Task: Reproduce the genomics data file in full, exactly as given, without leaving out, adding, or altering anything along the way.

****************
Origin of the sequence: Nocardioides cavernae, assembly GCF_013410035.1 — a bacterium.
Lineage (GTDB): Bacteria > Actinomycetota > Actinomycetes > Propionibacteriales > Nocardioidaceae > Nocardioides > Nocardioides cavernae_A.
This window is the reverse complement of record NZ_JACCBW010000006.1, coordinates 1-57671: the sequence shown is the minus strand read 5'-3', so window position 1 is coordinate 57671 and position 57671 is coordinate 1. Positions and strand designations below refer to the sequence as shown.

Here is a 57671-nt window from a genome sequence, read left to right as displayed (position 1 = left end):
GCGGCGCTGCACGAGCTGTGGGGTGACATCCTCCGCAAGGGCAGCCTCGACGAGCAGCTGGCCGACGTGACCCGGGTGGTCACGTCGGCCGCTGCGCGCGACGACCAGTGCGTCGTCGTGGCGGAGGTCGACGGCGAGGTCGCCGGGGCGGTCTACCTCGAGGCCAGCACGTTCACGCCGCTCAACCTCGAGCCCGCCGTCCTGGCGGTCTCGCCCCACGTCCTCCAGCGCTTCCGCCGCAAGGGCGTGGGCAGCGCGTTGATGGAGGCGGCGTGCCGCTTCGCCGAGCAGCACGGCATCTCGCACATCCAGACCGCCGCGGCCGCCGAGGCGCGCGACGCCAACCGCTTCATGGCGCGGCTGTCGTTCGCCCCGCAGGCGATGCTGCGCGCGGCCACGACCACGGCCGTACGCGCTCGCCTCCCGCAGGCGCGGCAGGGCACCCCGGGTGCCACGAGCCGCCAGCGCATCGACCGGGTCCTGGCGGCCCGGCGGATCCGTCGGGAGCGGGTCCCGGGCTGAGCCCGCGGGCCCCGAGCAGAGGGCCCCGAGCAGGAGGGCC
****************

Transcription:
Origin of the sequence: Nocardioides cavernae, assembly GCF_013410035.1 — a bacterium.
Lineage (GTDB): Bacteria > Actinomycetota > Actinomycetes > Propionibacteriales > Nocardioidaceae > Nocardioides > Nocardioides cavernae_A.
This window is the reverse complement of record NZ_JACCBW010000006.1, coordinates 1-57671: the sequence shown is the minus strand read 5'-3', so window position 1 is coordinate 57671 and position 57671 is coordinate 1. Positions and strand designations below refer to the sequence as shown.

Here is a 57671-nt window from a genome sequence, read left to right as displayed (position 1 = left end):
GCGGCGCTGCACGAGCTGTGGGGTGACATCCTCCGCAAGGGCAGCCTCGACGAGCAGCTGGCCGACGTGACCCGGGTGGTCACGTCGGCCGCTGCGCGCGACGACCAGTGCGTCGTCGTGGCGGAGGTCGACGGCGAGGTCGCCGGGGCGGTCTACCTCGAGGCCAGCACGTTCACGCCGCTCAACCTCGAGCCCGCCGTCCTGGCGGTCTCGCCCCACGTCCTCCAGCGCTTCCGCCGCAAGGGCGTGGGCAGCGCGTTGATGGAGGCGGCGTGCCGCTTCGCCGAGCAGCACGGCATCTCGCACATCCAGACCGCCGCGGCCGCCGAGGCGCGCGACGCCAACCGCTTCATGGCGCGGCTGTCGTTCGCCCCGCAGGCGATGCTGCGCGCGGCCACGACCACGGCCGTACGCGCTCGCCTCCCGCAGGCGCGGCAGGGCACCCCGGGTGCCACGAGCCGCCAGCGCATCGACCGGGTCCTGGCGGCCCGGCGGATCCGTCGGGAGCGGGTCCCGGGCTGAGCCCGCGGGCCCCGAGCAGAGGGCCCCGAGCAGGAGGGCC